BALTIMORE (AP) — Maryland’s highest court has agreed to hear arguments on whether offenders serving long prison sentences for crimes committed as minors face unconstitutional hurdles to parole.
The Court of Appeals last week agreed to hear petitions involving four juvenile offenders. A key issue is whether Maryland’s parole system allows juvenile offenders a “meaningful opportunity” for release based on “demonstrated maturity and rehabilitation.”READ MORE: Salvation Army, 101.9 Collect Coats, Gloves To 'Bundle Up Baltimore' Homeless
Among the cases is that of Phillip James Clements, who is awaiting resentencing after a court this year vacated five life sentences he was given in 1989.READ MORE: Man Killed In Head-On Crash With Street Sweeper In Rosedale Saturday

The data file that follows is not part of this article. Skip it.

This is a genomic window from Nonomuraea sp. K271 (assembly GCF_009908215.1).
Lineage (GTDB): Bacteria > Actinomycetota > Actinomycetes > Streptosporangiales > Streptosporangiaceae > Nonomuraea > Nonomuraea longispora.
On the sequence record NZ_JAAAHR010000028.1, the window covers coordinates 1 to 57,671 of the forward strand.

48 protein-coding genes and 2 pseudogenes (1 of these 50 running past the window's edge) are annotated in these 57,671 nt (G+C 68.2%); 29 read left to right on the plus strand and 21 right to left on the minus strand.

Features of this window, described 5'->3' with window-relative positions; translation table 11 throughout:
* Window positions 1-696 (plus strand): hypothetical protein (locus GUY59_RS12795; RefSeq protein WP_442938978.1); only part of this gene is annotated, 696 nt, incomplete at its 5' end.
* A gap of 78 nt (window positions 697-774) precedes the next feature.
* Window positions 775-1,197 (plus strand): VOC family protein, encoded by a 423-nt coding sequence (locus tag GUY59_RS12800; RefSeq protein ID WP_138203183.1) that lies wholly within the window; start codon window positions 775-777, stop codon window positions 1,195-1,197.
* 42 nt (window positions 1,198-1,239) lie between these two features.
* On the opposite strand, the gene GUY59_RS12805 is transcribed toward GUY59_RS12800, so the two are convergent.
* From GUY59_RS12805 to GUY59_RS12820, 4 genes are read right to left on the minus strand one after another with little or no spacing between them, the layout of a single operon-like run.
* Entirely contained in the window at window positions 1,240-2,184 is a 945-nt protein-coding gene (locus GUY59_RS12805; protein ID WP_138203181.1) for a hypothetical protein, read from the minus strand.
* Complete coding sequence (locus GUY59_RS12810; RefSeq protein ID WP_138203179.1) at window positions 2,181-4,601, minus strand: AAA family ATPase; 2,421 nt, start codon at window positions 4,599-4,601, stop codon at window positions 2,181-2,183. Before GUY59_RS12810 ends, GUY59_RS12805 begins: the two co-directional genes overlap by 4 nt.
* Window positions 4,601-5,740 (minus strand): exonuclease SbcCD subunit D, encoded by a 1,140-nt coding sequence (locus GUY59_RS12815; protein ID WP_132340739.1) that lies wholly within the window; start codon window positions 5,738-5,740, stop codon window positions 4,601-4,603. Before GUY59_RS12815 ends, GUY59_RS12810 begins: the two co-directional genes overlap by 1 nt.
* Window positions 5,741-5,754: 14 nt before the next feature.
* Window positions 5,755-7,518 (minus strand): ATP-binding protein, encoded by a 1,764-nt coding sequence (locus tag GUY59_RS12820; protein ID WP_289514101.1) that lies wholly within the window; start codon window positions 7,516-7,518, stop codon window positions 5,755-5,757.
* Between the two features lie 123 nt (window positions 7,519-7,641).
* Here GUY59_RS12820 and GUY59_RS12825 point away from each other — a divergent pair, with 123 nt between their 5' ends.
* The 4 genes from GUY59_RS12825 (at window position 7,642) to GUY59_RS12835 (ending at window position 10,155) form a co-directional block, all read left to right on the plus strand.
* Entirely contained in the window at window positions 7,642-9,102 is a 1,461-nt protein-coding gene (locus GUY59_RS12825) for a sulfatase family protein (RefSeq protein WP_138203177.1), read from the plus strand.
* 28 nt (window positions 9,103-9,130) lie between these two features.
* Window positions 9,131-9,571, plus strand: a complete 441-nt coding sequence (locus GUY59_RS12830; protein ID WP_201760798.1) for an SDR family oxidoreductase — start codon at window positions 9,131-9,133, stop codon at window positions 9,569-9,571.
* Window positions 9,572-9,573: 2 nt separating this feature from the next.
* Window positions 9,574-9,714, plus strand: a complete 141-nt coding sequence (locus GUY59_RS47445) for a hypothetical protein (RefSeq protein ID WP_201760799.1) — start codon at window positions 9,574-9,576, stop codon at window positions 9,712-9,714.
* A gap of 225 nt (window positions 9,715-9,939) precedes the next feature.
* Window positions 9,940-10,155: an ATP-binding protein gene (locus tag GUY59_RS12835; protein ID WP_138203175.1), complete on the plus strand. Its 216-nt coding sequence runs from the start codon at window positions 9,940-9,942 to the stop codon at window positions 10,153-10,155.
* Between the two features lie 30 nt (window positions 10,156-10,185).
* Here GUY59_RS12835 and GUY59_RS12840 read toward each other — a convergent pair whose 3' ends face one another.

The other cases involve Daniel Carter and James E. Bowie, who are serving life for murder and attempted murder, respectively, and Matthew Timothy McCullough, who was sentenced to 100 years for a shooting outside a high school that left a student paralyzed.Three Men Killed In Separate Shootings In Baltimore Saturday
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